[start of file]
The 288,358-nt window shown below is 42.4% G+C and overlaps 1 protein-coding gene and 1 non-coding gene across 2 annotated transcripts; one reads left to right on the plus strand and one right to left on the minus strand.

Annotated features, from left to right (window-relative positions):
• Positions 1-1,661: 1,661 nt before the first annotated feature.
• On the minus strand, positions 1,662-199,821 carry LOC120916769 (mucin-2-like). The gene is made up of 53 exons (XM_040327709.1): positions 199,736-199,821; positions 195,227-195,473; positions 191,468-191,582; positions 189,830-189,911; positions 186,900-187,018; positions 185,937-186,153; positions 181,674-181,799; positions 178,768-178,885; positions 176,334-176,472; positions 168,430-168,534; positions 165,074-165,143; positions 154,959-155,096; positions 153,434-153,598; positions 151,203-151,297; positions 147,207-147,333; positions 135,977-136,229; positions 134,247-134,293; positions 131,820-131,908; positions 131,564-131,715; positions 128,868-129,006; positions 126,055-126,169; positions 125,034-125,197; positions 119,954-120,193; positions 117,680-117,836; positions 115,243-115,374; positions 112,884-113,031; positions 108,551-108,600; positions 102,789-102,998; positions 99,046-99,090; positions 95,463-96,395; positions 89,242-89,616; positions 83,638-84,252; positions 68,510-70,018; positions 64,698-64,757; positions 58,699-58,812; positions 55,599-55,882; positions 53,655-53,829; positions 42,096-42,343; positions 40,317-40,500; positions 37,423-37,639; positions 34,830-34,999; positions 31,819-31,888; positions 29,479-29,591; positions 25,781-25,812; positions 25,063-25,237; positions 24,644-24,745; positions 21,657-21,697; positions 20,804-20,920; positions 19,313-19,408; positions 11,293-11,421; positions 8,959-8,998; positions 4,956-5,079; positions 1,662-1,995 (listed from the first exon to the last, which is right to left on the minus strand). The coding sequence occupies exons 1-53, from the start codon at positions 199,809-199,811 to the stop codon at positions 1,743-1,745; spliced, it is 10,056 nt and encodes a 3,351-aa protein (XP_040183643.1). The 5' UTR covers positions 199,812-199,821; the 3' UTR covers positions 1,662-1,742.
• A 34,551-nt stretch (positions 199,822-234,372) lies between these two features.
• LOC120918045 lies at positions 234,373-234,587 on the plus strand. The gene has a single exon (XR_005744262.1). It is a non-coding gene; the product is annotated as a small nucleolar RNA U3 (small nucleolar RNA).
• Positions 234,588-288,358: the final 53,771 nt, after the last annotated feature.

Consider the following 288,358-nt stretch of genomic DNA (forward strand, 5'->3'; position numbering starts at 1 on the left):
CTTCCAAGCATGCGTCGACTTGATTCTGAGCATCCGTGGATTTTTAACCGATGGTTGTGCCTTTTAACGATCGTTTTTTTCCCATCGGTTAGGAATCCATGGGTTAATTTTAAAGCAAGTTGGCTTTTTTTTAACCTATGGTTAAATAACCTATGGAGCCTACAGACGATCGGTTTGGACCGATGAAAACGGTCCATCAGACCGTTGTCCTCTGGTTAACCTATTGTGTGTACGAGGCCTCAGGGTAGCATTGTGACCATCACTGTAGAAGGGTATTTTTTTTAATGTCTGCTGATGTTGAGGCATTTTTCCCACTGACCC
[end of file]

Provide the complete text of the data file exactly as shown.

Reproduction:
The 288,358-nt window shown below is 42.4% G+C and overlaps 1 protein-coding gene and 1 non-coding gene across 2 annotated transcripts; one reads left to right on the plus strand and one right to left on the minus strand.

Annotated features, from left to right (window-relative positions):
• Positions 1-1,661: 1,661 nt before the first annotated feature.
• On the minus strand, positions 1,662-199,821 carry LOC120916769 (mucin-2-like). The gene is made up of 53 exons (XM_040327709.1): positions 199,736-199,821; positions 195,227-195,473; positions 191,468-191,582; positions 189,830-189,911; positions 186,900-187,018; positions 185,937-186,153; positions 181,674-181,799; positions 178,768-178,885; positions 176,334-176,472; positions 168,430-168,534; positions 165,074-165,143; positions 154,959-155,096; positions 153,434-153,598; positions 151,203-151,297; positions 147,207-147,333; positions 135,977-136,229; positions 134,247-134,293; positions 131,820-131,908; positions 131,564-131,715; positions 128,868-129,006; positions 126,055-126,169; positions 125,034-125,197; positions 119,954-120,193; positions 117,680-117,836; positions 115,243-115,374; positions 112,884-113,031; positions 108,551-108,600; positions 102,789-102,998; positions 99,046-99,090; positions 95,463-96,395; positions 89,242-89,616; positions 83,638-84,252; positions 68,510-70,018; positions 64,698-64,757; positions 58,699-58,812; positions 55,599-55,882; positions 53,655-53,829; positions 42,096-42,343; positions 40,317-40,500; positions 37,423-37,639; positions 34,830-34,999; positions 31,819-31,888; positions 29,479-29,591; positions 25,781-25,812; positions 25,063-25,237; positions 24,644-24,745; positions 21,657-21,697; positions 20,804-20,920; positions 19,313-19,408; positions 11,293-11,421; positions 8,959-8,998; positions 4,956-5,079; positions 1,662-1,995 (listed from the first exon to the last, which is right to left on the minus strand). The coding sequence occupies exons 1-53, from the start codon at positions 199,809-199,811 to the stop codon at positions 1,743-1,745; spliced, it is 10,056 nt and encodes a 3,351-aa protein (XP_040183643.1). The 5' UTR covers positions 199,812-199,821; the 3' UTR covers positions 1,662-1,742.
• A 34,551-nt stretch (positions 199,822-234,372) lies between these two features.
• LOC120918045 lies at positions 234,373-234,587 on the plus strand. The gene has a single exon (XR_005744262.1). It is a non-coding gene; the product is annotated as a small nucleolar RNA U3 (small nucleolar RNA).
• Positions 234,588-288,358: the final 53,771 nt, after the last annotated feature.

Consider the following 288,358-nt stretch of genomic DNA (forward strand, 5'->3'; position numbering starts at 1 on the left):
CTTCCAAGCATGCGTCGACTTGATTCTGAGCATCCGTGGATTTTTAACCGATGGTTGTGCCTTTTAACGATCGTTTTTTTCCCATCGGTTAGGAATCCATGGGTTAATTTTAAAGCAAGTTGGCTTTTTTTTAACCTATGGTTAAATAACCTATGGAGCCTACAGACGATCGGTTTGGACCGATGAAAACGGTCCATCAGACCGTTGTCCTCTGGTTAACCTATTGTGTGTACGAGGCCTCAGGGTAGCATTGTGACCATCACTGTAGAAGGGTATTTTTTTTAATGTCTGCTGATGTTGAGGCATTTTTCCCACTGACCC